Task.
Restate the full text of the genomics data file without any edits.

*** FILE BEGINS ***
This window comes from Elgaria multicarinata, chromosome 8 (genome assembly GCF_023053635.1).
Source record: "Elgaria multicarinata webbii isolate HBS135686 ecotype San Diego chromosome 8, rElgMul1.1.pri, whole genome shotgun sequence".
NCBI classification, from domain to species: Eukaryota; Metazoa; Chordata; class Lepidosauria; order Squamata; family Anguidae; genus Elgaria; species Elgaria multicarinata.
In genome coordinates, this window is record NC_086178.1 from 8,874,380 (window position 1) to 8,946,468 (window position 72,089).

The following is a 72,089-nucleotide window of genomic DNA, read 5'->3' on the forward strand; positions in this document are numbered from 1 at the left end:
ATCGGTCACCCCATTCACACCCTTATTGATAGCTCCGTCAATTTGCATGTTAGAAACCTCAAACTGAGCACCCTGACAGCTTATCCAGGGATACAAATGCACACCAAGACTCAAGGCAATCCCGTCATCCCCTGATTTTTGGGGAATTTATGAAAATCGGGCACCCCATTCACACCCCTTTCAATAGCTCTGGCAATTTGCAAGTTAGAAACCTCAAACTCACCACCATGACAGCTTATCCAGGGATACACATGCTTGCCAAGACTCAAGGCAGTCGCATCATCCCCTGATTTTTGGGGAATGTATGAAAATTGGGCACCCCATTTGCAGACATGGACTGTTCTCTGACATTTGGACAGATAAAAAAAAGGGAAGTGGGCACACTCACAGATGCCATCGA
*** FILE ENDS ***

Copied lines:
This window comes from Elgaria multicarinata, chromosome 8 (genome assembly GCF_023053635.1).
Source record: "Elgaria multicarinata webbii isolate HBS135686 ecotype San Diego chromosome 8, rElgMul1.1.pri, whole genome shotgun sequence".
NCBI classification, from domain to species: Eukaryota; Metazoa; Chordata; class Lepidosauria; order Squamata; family Anguidae; genus Elgaria; species Elgaria multicarinata.
In genome coordinates, this window is record NC_086178.1 from 8,874,380 (window position 1) to 8,946,468 (window position 72,089).

The following is a 72,089-nucleotide window of genomic DNA, read 5'->3' on the forward strand; positions in this document are numbered from 1 at the left end:
ATCGGTCACCCCATTCACACCCTTATTGATAGCTCCGTCAATTTGCATGTTAGAAACCTCAAACTGAGCACCCTGACAGCTTATCCAGGGATACAAATGCACACCAAGACTCAAGGCAATCCCGTCATCCCCTGATTTTTGGGGAATTTATGAAAATCGGGCACCCCATTCACACCCCTTTCAATAGCTCTGGCAATTTGCAAGTTAGAAACCTCAAACTCACCACCATGACAGCTTATCCAGGGATACACATGCTTGCCAAGACTCAAGGCAGTCGCATCATCCCCTGATTTTTGGGGAATGTATGAAAATTGGGCACCCCATTTGCAGACATGGACTGTTCTCTGACATTTGGACAGATAAAAAAAAGGGAAGTGGGCACACTCACAGATGCCATCGA